So I was going to rant about another blocked punt, but you can read my thoughts on that from last week (just change the threes to fours). In short, this has to stop. But the Ticats had a chance to do to the Als what the Als (and Argos, twice, and Stamps) did to them, but Will Smith just missed the ball. And that exchange — where Montreal got their block and scored whereas the Ticats didn’t — is an example of the small handful of plays that can swing a game. The Ticats were the on the other side of big special teams plays last year (and pretty much every year since 2013) and now those plays are going against them. That’s why after 12 games they are 6-6 and not 8-4 (like they were last year).

Final Thoughts

Last night’s game was a slog. It was ugly in parts, boring in others, and had very little in the way of excitement. It wasn’t the worst CFL game ever, but it wasn’t all that much fun either. But the Ticats found a way to get it done and now sit at 6-6 and in first place in the East Division, at least for the time being. With the Redblacks playing on Saturday, Ottawa could take back first place with a win over the Calgary Stampeders. The Argos also play, in Winnipeg, and could keep the East race a tight one with a win over the Bombers. Ticats fans, more than normal, will be cheering for losses by both their division mates.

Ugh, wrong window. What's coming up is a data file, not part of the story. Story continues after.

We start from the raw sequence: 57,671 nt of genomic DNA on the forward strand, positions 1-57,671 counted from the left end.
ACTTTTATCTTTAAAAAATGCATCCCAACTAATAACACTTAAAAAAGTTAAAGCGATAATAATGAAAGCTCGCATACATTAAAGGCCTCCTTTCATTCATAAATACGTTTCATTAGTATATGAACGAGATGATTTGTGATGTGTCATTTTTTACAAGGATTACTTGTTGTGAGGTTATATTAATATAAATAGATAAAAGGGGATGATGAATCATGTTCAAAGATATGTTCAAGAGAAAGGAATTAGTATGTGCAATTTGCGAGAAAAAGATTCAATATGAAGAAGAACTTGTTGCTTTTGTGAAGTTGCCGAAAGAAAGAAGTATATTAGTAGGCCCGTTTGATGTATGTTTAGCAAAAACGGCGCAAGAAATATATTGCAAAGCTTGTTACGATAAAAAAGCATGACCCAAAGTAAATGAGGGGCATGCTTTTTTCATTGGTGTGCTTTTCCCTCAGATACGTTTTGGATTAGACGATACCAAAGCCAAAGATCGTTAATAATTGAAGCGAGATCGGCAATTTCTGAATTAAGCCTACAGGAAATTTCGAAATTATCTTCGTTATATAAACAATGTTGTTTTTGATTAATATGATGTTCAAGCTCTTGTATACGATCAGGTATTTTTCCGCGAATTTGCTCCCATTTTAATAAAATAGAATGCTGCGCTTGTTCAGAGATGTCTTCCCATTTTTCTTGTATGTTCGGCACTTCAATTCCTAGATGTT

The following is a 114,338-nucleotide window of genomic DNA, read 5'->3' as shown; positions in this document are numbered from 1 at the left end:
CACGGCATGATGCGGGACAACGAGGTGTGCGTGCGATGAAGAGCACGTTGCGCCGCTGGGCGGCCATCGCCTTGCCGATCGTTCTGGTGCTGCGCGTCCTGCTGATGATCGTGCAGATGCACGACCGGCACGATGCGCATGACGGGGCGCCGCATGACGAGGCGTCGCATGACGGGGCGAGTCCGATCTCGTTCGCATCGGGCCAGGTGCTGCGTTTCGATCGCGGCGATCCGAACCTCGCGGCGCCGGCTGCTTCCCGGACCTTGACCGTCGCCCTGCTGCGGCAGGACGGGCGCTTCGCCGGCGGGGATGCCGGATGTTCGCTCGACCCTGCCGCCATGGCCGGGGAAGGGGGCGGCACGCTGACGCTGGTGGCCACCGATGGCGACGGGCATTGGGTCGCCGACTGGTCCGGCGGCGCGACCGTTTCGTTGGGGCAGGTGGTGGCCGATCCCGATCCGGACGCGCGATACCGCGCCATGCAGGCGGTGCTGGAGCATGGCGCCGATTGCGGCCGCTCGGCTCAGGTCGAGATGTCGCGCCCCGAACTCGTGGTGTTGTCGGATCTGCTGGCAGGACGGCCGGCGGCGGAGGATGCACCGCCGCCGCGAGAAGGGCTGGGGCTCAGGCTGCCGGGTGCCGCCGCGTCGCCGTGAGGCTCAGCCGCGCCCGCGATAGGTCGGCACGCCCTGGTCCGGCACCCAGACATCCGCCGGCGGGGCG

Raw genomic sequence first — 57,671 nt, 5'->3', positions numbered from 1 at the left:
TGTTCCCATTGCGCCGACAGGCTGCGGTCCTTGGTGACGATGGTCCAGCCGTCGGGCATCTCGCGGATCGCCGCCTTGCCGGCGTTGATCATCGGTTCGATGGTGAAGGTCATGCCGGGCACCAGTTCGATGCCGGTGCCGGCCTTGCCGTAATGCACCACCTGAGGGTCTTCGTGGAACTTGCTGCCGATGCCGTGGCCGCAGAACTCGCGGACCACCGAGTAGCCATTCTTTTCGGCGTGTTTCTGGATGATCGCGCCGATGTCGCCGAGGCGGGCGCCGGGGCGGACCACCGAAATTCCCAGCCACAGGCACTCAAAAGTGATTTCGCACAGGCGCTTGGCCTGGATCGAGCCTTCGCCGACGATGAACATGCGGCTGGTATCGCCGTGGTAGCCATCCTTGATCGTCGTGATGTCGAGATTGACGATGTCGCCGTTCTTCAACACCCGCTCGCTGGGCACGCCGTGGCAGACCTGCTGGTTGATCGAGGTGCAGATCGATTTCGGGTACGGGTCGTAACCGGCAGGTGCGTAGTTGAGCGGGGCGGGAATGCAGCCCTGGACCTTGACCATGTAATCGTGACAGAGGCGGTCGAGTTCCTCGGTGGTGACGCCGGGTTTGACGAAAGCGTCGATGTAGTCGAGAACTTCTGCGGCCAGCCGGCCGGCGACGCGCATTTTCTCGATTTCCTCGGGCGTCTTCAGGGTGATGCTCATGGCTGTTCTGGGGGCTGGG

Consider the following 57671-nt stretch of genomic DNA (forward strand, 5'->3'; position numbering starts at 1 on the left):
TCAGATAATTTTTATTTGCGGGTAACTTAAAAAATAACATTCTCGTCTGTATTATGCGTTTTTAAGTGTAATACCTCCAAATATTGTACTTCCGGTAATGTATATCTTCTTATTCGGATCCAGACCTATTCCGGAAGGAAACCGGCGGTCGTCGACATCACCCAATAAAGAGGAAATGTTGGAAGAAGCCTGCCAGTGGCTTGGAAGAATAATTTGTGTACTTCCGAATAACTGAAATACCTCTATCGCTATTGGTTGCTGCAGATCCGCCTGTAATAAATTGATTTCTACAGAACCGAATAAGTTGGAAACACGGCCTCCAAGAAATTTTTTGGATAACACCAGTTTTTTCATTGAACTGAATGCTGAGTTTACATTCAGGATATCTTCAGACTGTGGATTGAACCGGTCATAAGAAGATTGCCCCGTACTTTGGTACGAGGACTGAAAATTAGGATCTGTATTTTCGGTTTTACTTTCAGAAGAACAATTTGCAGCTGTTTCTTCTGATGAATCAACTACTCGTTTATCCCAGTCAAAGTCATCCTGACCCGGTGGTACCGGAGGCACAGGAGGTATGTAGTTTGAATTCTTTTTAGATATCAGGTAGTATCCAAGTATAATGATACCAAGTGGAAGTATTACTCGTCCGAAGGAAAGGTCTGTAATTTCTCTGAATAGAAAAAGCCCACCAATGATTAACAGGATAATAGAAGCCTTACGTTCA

This game will also hopefully be a wakeup call that no team can be taken easy. The Als came into this game a complete trainwreck, with in-team fighting and rumours swirling about the future of Jim Popp, and they very nearly won the game. The Ticats next head to Regina for their final game at old Mosaic Stadium against a terrible, and desperate, Roughriders team. The Riders are 1-10 and are very much in next-year mode, but they are still dangerous and, as last night’s game showed that no CFL team can be taken lightly. With that date with the Stamps looming, it will be important for the Tabbies to take care of business in Saskatchewan so they can have maybe a little momentum when they attempt to take down the best team in the CFL.

Josh Smith has been writing about the Ticats and the CFL since 2010 and was sporting his beard way before it was cool. Will be long after, too.